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A major part of my job is hiring talented software engineers and building productive, happy teams. Here’s what I look for when I interview and evaluate engineers.

Humility

Ego will kill your career almost as quickly as punching your boss in the face. I’ve seen arrogant people drag their teams through the mud, and I’ve seen smart people look ignorant because of a stubborn attitude.

I keep an eye out for ego when speaking to candidates. Do they make past successes all about themselves rather than praising their team’s involvement? Do they assume to know everything there is to know about their craft? A good candidate understands that there are always opportunities to learn, and success often comes from the influence of better, smarter peers and leaders.

Character

One of my favorite questions to ask candidates is: what are your core values? It’s a question that doesn’t have a cookie-cutter answer, and requires an honest response to avoid sounding cliché. Most importantly, it’s a clear indicator of selfish vs. selfless.

A candidate who values success and praise will ultimately choose selfish actions to achieve those values, while a candidate who values service and compassion towards others will abandon self to do good for those around them.

Collaboration

I once spoke to a candidate who, when I asked about his process in working with teams, described to me how he routinely goes over the heads of his teammates to get things done. Sometimes, he told me, he’d even go over the heads of his management. As he described it, he hated being wrong; if the team unanimously disagreed with his decision, he’d throw his hands in the air and say, “well, I guess we’ll all just be wrong together.”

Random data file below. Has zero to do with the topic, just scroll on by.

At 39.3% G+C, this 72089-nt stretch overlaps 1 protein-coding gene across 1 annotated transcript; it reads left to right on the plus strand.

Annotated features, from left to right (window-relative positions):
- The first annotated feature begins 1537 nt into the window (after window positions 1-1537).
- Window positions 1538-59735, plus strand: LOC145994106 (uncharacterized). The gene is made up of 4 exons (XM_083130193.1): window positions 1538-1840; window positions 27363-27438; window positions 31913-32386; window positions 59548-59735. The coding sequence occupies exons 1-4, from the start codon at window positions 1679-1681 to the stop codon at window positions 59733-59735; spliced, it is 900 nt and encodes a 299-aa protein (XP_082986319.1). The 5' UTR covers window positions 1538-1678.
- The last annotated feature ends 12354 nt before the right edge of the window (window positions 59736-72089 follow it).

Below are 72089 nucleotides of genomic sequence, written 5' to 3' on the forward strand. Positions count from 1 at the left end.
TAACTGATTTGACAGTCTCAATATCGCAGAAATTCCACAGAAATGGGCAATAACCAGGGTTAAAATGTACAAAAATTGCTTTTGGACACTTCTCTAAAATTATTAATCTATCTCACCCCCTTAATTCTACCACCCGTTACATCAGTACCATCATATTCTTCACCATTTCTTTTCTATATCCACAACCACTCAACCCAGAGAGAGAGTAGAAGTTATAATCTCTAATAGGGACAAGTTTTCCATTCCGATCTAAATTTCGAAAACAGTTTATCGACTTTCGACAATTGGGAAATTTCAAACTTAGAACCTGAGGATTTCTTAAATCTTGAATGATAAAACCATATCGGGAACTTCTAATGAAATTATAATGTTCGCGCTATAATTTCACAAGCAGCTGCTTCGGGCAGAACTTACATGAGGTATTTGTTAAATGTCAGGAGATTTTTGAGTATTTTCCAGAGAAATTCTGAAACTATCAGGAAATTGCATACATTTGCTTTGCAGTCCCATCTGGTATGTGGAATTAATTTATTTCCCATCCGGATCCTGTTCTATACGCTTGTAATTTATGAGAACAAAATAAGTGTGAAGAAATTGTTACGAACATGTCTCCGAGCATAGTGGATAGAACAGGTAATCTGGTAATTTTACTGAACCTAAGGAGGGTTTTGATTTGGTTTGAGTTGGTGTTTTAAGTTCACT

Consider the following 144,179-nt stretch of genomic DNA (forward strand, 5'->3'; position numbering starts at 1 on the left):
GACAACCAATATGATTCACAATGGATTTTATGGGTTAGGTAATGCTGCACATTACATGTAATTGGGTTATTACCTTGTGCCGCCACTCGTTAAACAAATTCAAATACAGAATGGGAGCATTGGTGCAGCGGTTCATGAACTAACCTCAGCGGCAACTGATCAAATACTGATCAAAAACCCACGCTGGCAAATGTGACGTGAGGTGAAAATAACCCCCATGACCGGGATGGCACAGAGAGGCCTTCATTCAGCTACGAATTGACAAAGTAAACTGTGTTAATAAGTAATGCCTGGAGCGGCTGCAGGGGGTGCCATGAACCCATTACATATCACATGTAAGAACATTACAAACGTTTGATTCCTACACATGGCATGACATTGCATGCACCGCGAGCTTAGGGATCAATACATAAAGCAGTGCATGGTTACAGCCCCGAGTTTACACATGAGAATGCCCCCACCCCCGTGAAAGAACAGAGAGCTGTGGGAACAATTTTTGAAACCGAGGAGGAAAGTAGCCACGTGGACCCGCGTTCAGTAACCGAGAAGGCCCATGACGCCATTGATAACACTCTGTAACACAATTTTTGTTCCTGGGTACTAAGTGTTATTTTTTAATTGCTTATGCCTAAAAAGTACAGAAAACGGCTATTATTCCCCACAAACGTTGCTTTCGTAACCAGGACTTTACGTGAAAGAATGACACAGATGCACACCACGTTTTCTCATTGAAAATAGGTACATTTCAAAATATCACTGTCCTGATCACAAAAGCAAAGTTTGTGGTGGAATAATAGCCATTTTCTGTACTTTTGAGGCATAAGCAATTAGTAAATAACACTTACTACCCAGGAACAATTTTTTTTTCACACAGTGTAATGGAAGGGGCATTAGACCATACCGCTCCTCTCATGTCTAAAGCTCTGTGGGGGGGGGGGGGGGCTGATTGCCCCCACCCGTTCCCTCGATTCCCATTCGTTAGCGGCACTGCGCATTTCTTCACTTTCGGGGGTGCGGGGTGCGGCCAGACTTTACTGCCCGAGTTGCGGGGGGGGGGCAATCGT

This was discouraging to hear.

A great candidate understands that the strength of a team comes from mutual respect and collaboration among all involved. A member who thinks themselves better than the collective team represents a weakness for the group, and a team is only as strong as their weakest member.

People focus

Great products aren’t about the people creating them; they’re about the users who adopt them. A great engineer understands this, and places the users’ wants above their own. I look for candidates who are empathetic towards people from all walks of life and have an open mind to different points of view. When they successfully adopt this mindset, they’re better able to provide what users crave the most—genuine service.

Competence

It’s not just about being skilled at your craft—that’s certainly important—but I believe competence is shown in three key behaviors:

  1. Showing up on time when it’s time to show up
  2. Delivering what’s due when it’s due, and
  3. Delivering quality work at every opportunity

To me, this describes the “pros” that I’ve encountered and had the pleasure of working with in my career; I love hiring these people.

So if you’re a competent, humble, empathetic collaborator with a heart of gold, let’s work together.

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On Writing Well by William Zinsser

This book is great for anyone who’d like to write better non-fiction. In it, Zinsser outlines his four principles of effective writing: clarity, simplicity, brevity, and humanity.

I listened to the audiobook, which spans about two hours; after only thirty minutes, I already felt more confident about how to craft better non-fiction pieces.

Stein on Writing by Sol Stein

It’s clear in reading this book that Sol Stein thinks awfully highly of himself, but his confidence is well-deserved. The literary genius gives us everything we need to know to write compelling fiction—topics such as how to start a novel, building strong characters, constructing plot, and understanding the form and function of popular genres.

After reading this book, you’ll have no more excuses; go write your novel.